On July 3, 1989, West Virginia’s 23rd Governor Okey Patteson died at age 90. As a child, the Mingo County native had moved with his family to Mount Hope in Fayette County, where he later sold cars and real estate.

July 2, 1829: Potter and Businessman A.P. Donaghho Born

Jul 2, 2019
A.P.Donnaghho pottery
E-WV / WV Humanities Council

Potter and businessman A. P. Donaghho was born in Washington County, Pennsylvania, on July 2, 1829. After learning the pottery trade in his native state, he moved to Parkersburg in 1870 and opened a pottery operation there in 1874.

Donaghho made pottery by hand, “throwing” it on a potter’s wheel just as it’d been done for hundreds of years. It was salt-glazed, meaning that damp salt reacted in the hot kiln to produce a sodium aluminum silicate glaze. When thoroughly dry, the ware was placed in a bottle kiln to be fired.

Army Transport Crashes Near Premier: July 1, 1942

Jul 1, 2019
Monument to soldiers killed in plane crash near
Geneva Steele Collection (1530 13)

Just after noon on July 1, 1942, a troop transport plane crashed and burst into flames on a mountainside about four miles from the McDowell County seat of Welch, located near the community of Premier. 

All 21 members of the U.S. Army Air Corps aboard the plane were killed.

e-wv, The West Virginia Encyclopedia

On June 30, 1904, the Kelly Axe and Tool Company acquired 53 acres of land along the Kanawha River on the West End of Charleston. It eventually became home to the world’s largest axe factory.

The company was founded in 1874 by William C. Kelly, who established his first factory in Kentucky before relocating to Indiana and then West Virginia. Kelly was attracted to the Kanawha Valley by the availability of abundant natural gas and good access to river and rail transportation.

June 29, 1919: West Virginia State Police Established

Jun 29, 2019
e-wv, The West Virginia Encyclopedia

The West Virginia State Police was established on June 29, 1919. Governor John Jacob Cornwell had pushed to form the unit in response to the mine wars, which were rocking southern West Virginia. Cornwell had grown frustrated with ineffective sheriffs and constables who had to face reelection and, at the same time, tended to take sides in labor struggles. Also, coal companies were hiring some deputies to serve as private security guards, and coal company guards were being sworn in as deputies—all of which angered miners.

June 28, 1943: Bishop Matthew Wesley Clair, Senior Dies

Jun 28, 2019
This Week in West Virginia History.
e-wv, The West Virginia Encyclopedia online.

Bishop Matthew Wesley Clair Sr. died in Covington, Kentucky, on June 28, 1943, at age 77. He was born in Monroe County to former slaves just months after the Civil War ended.

His family moved to Charleston, where Clair joined Simpson Methodist Episcopal Church. He graduated from college in 1889 and began a four-stint leading the Methodist Episcopal Church in Harpers Ferry.

June 27, 1929: Shott Brothers Launch WHIS-AM Bluefield

Jun 27, 2019
WHIS AM Bluefield
E-WV / WV Humanities Council

On June 27, 1929, one of West Virginia’s pioneer radio stations, WHIS, hit the airwaves in Bluefield, featuring a performance by the local Lions Club quartet.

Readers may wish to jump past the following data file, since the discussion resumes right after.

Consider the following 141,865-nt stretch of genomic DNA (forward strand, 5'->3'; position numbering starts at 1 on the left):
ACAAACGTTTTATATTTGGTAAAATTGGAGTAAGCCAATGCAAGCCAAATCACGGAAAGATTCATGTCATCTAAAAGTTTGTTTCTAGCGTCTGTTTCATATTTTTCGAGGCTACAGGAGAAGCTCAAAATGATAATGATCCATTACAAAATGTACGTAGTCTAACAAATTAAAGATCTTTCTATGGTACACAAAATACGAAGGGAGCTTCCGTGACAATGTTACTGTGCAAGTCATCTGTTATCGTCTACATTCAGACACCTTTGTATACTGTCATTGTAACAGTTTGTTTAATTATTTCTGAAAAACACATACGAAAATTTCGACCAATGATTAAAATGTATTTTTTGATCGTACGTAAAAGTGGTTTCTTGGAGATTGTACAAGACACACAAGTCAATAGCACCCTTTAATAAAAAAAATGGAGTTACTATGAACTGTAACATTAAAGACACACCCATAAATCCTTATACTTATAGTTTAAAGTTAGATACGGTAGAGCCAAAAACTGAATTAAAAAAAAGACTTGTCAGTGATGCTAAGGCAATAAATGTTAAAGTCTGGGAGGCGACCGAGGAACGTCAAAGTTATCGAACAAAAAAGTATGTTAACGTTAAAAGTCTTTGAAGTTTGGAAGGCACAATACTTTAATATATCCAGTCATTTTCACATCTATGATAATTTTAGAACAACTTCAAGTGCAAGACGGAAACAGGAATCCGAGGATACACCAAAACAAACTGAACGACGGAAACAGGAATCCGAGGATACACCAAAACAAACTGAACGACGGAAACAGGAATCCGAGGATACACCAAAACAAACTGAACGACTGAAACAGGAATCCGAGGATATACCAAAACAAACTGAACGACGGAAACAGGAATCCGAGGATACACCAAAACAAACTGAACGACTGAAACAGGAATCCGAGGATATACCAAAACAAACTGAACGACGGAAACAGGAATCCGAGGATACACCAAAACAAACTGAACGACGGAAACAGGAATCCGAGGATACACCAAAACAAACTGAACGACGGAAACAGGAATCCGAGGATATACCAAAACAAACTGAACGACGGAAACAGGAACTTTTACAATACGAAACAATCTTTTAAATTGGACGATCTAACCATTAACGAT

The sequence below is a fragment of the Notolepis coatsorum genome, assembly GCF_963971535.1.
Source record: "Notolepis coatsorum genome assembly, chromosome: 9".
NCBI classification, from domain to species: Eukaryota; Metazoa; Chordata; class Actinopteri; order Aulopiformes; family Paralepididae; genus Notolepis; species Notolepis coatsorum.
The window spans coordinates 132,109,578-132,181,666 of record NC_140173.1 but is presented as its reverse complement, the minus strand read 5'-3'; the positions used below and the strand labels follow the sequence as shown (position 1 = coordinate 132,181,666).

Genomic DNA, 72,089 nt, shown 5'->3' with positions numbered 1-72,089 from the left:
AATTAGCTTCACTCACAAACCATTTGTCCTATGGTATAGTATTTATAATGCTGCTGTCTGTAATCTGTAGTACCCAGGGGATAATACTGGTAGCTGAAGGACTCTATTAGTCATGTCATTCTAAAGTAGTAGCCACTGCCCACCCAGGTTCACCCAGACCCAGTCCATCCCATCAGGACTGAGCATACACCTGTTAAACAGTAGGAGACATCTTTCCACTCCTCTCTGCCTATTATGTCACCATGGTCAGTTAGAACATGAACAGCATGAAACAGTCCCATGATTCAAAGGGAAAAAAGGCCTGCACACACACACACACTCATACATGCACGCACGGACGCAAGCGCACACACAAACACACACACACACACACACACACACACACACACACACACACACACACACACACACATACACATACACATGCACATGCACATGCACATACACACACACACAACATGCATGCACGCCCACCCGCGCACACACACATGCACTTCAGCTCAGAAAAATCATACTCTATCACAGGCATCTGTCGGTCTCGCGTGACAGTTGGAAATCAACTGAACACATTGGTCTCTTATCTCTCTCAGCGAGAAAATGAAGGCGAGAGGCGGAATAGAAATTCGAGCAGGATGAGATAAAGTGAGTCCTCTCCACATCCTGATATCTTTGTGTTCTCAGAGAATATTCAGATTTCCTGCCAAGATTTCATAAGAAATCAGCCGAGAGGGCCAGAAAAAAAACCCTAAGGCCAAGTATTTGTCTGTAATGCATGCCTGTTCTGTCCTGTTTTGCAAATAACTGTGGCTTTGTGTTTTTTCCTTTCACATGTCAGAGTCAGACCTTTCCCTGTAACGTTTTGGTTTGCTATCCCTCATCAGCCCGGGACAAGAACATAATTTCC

The station was the brainchild of Hugh and Jim Shott, the sons of local newspaper owner and future congressman Hugh Ike Shott. During its first two decades, WHIS expanded from 100 watts to 5,000. In 1939, WHIS became affiliated with NBC, but local programming remained important.

June 26, 1936: NBA Hall of Famer Hal Greer Born in Huntington

Jun 26, 2019
e-wv, The West Virginia Encyclopedia

Basketball hall of famer Hal Greer was born in Huntington on June 26, 1936. In the early ’50s, he was a standout guard at Huntington’s segregated Frederick Douglass High School. Coaching legend Cam Henderson recruited Greer to play for Marshall College—now Marshall University.

On June 25, 1939, musicians from the Wheeling Steel Corporation performed at New York’s World’s Fair before 26,000 listeners. The performers, selected from Wheeling Steel’s extended family, had become the surprise sensation of the late ’30s. It was all the brainchild of Wheeling Steel’s advertising director, John Grimes, as a way to promote the corporation’s image and products.

June 25, 1980: Two Women Murdered Traveling to Rainbow Gathering

Jun 25, 2019
Joseph Paul Franklin, a white supremacist and serial killer, confessed to the murders.
E-WV / WV Humanities Council

On June 25, 1980, Nancy Santomero and Vicki Durian, who were apparently hitchhiking to the Rainbow Family reunion in Webster County, were murdered on Droop Mountain, in southern Pocahontas County.

The Rainbow Family is a loosely organized group, variously characterized as hippies and drifters, or as peaceful nature lovers and ecologists.

The annual gatherings, first held in Aspen, Colorado, grew from popular social, political, and cultural movements of the 1960s and early 1970s. The name “rainbow” signifies the diversity of people involved.

e-wv, The West Virginia Encyclopedia

On June 24, 1934, businessman and state founder Granville Davisson Hall died at age 96. Growing up in Harrison County, he learned the technique of stenography, which would serve him well in coming years. He started his career teaching school when he was 17. In 1861, at the young age of 23, he recorded the proceedings of the Wheeling conventions that would lead to West Virginia becoming a state. He later published his notes in the book The Rending of Virginia, the most influential memoir about the West Virginia statehood movement.

June 23, 1944: 103 People Die in State's Deadliest Tornado Outbreak

Jun 23, 2019
e-wv, The West Virginia Encyclopedia

On June 23, 1944, the deadliest tornado outbreak in West Virginia history nearly destroyed the Harrison County community of Shinnston. Sixty-six people died in and around the town, with victims ranging in age from 85 years to only 6 days. Overall, the outbreak killed 103 West Virginians and seriously injured another 430.